I agree with theBCnut’s advice–especially about serving sizes. My 50-pound dog has 2/3 cups twice daily, 1 cup of the new food may be an entire meal! The animal protein in a cup of Wellness may be the biggest serving in her life, and her stomach and intestines may overreact at first.Use “The Dog Food Calculator” on the main website to make sure you will feed the same calories as with the Science Diet. The smaller volume of food may look puny, but it is very rich, and your dog will quickly learn that the small volume doesn’t leave her hungry.

    If a more gradual transition doesn’t work, she may have an intolerance. Mike Segman has a great article about food intolerance and allergies at https://www.dogfoodadvisor.com/frequently-asked-questions/dog-food-allergies/ . The intolerance means you dog has difficulty digestng an ingredient, and the particular meats used are the most likely culprits. Wellness Core uses chicken and turkey, and you might want to try another protein source and/or a limited ingredient diet.

    in reply to: Budget Friendly Dry Dog Food Toppers. #56254 Report Abuse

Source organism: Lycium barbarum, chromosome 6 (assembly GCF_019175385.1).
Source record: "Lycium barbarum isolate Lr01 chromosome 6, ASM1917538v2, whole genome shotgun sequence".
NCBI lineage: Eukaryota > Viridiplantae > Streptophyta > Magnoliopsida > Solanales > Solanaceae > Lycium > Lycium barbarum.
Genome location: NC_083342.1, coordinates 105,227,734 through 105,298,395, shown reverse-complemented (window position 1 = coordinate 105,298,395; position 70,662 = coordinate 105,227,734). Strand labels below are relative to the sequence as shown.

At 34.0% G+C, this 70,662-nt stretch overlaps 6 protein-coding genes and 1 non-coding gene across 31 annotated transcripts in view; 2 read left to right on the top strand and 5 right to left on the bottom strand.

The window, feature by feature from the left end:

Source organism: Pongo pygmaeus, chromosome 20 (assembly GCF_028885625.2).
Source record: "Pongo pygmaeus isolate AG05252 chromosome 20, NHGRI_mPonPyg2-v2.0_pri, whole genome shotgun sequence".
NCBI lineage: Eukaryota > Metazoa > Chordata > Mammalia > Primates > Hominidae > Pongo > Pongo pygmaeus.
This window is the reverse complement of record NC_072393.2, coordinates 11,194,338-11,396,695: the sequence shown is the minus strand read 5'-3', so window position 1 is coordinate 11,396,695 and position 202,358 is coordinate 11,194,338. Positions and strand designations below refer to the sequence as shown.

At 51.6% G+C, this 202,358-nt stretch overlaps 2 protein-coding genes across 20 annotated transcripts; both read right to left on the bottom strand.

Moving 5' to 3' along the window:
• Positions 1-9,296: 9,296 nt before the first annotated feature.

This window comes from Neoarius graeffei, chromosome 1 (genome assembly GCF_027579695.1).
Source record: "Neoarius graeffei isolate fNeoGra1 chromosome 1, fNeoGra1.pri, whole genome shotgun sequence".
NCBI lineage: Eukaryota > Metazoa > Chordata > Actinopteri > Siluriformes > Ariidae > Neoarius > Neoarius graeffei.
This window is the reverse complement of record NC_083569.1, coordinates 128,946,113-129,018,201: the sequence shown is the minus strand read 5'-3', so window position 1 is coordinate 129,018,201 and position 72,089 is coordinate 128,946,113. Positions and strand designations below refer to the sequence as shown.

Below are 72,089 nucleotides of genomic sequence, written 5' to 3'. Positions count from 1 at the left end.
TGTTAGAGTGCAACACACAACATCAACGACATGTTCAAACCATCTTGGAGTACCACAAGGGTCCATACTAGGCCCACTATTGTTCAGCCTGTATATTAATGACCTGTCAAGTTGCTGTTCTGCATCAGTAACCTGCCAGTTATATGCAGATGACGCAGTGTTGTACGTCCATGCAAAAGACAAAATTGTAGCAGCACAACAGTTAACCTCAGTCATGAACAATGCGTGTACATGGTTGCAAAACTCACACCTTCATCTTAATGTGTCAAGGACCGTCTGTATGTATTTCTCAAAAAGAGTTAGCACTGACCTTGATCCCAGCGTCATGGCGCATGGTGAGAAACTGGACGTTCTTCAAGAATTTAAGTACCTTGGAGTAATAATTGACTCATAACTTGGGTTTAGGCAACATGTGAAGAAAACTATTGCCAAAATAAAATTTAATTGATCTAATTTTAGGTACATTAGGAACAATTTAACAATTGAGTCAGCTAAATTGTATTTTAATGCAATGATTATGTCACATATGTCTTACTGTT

Frozen or salt-free canned green beans are great low-calorie and economical add-in. Sugar-free pumpkin and no-sugar added sweet potatoes are great mix-ins for new dogs who may have an upset tummy from transitioning to a new home with new food. Is there a no-kill rescue or shelter that will let you foster your 8 dogs? They could help cover some of the costs and find a forever homes for the “dumped” dogs. My dog and his brother were dumped by an amusement park in a rural area and wandered around for months before anyone helped them. A no-kill shelter 100 miles away took them and paid for their medical rehabilitation, so there may be a rescue somewhere that will help you foster you dogs. Thank you for caring for these helpless dogs.

    in reply to: Dry Diet Dog Food For My Bichon? #54438 Report Abuse

    I tried it and wrote the most helpful review on Amazon (as MedWonk.). The manufacturer, Diamond, has had several salmonella recalls on multiple brand, all but not all at once. The salmonella kept recurring, which suggests the could not isolate the problem that put lives in jeopardy.

    The only advantage of diet dog food is that you can feed a larger serving thain with more calorie dense foods, so your dog won’t beg or go through the trash to get full

    in reply to: Dry Diet Dog Food For My Bichon? #53356 Report Abuse

    Cecile,